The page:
You dig around your purse or murse, wipe the dust off of your checkbook, fill out a check and sign it, address an envelope, slap a stamp on it, walk out to the mailbox and then…..three or so days later, BAM! Your bill is paid. Or, you log onto your bank’s website through your smartphone while on the subway, click “pay bill,” enter the amount and payee’s address and click “enter.” And then you’re done.
Oh, by the way, that transaction was paperless. Of course, you chose the green option because it’s good for the environment. Right?
Living at the forefront of The Inconvenient Truth era, the average millennial finds the health of planet Earth a priority – recycling has been instilled into the brains of America’s youth, and eco-friendliness is encouraged to be top-of-mind. Now, more than ever, people appear to be environmentally conscious; however, who’s to say that these green actions aren’t merely the most convenient of the available options?
E-billing, online bill pay and banking is easier, faster — not to mention more accurate — and sure, it also happens to be green. It’s so beneficial that Manisha Thakor of Forbes recently blogged about why you should do it and how it gives the participant more control, safety and an easier life. Interestingly enough, not once does she mention making the switch for eco-related purposes.
It should be considered that young people purchase checks less often, and rarely, if ever, send snail mail, especially when the instantaneous online option is much more appealing and more convenient. Most 20-somethings can’t even remember the last time they addressed an envelope, much less paid a bill non-electronically.
Though some laggards of our generation are still holding out, while clinging to the traditional way of operating, an April 2010 Fiserv study found that within that month 80 percent of Gen Y used online banking and one-third conducted mobile banking activities. Likewise, the ease of E-vites and Facebook events make party planning that much more efficient, without spending the extra dough on invitations, envelopes, stamps, etc.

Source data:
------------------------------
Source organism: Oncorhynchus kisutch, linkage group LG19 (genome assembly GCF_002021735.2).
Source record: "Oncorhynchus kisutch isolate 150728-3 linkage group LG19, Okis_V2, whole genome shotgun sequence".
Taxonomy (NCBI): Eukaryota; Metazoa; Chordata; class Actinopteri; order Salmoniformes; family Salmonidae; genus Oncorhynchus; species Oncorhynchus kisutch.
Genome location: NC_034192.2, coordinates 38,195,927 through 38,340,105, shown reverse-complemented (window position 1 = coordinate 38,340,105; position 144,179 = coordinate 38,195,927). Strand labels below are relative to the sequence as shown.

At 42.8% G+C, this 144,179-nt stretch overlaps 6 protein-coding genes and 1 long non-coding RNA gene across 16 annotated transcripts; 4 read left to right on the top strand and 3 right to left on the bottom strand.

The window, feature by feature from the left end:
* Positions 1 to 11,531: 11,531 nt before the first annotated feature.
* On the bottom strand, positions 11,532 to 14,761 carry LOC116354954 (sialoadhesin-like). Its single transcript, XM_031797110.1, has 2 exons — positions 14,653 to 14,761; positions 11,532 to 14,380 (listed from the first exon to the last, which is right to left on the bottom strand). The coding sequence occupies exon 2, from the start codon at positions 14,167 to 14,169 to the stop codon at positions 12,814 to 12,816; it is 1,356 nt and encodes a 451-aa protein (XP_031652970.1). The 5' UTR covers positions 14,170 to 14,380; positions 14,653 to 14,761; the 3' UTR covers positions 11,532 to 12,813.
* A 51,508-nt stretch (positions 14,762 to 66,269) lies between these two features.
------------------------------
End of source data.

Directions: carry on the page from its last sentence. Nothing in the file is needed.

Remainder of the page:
So, either the majority of our generation is conceivably eco-friendly, or we’re just managing our time better and opening up our wallets less.
Furthermore, it’s possible that the combination of progressive technology and the financial situations in which we find ourselves post-college create green opportunities for us, rather than seeking them out ourselves. In many instances, the more technological route just so happens to be more eco-friendly, though the initial draw was to save time, energy (human, not environmental) and costs; the green factor is more of an added bonus, and less of an initial interest.
And then there’s the fact that we buy fewer cars, and the cars we do buy, we drive less. If we’re not driving our own vehicles, we have no problem hopping onto public transportation for a ride to work. One could deduct that it’s due to the interest of conserving energy and gasoline, cutting emissions and working for the betterment of the ozone. However, at this age, we are in such debt post-college, that we simply can’t afford to purchase cars yet.
Even in home-buying instances, energy efficiency finds its way to the top of the list of new home must-haves. But at second glance, it becomes more clear that smaller homes with a more efficient floor plan are just plain cheaper. In other words, the open layouts that use far fewer building products allow for more entertaining space – and what else does a 20-something do at home other than entertain guests? Not much. What’s more, lower energy use for smaller homes equates to lower bills.
There are, of course, many other ways Millennials choose to be green – and not simply for convenience’s sake.
For example, the installation and use of solar panels is not necessarily the easy way out. Neither are ENERGY STAR electronics, products, and home improvements; though they are exceedingly beneficial in more ways than one. This is not to say that some people don’t specifically go out of their way to be more environmentally conscious.
It seems as though Millennials are much less interested in saving the environment as they are in cutting out trips to the bank, sucking it up and taking public transportation, saving a few bucks, and in the end, helping to reduce their carbon footprint – indirectly.
We’re not overly motivated about or interested in eco-friendliness; rather, it’s just easier and more cost effective to be green.
If it winds up cutting a few steps and saving money – and just so happens to (conveniently) benefit Mother Earth – well then, let’s just call it what it is: congreenience.
Photo by Theslowlane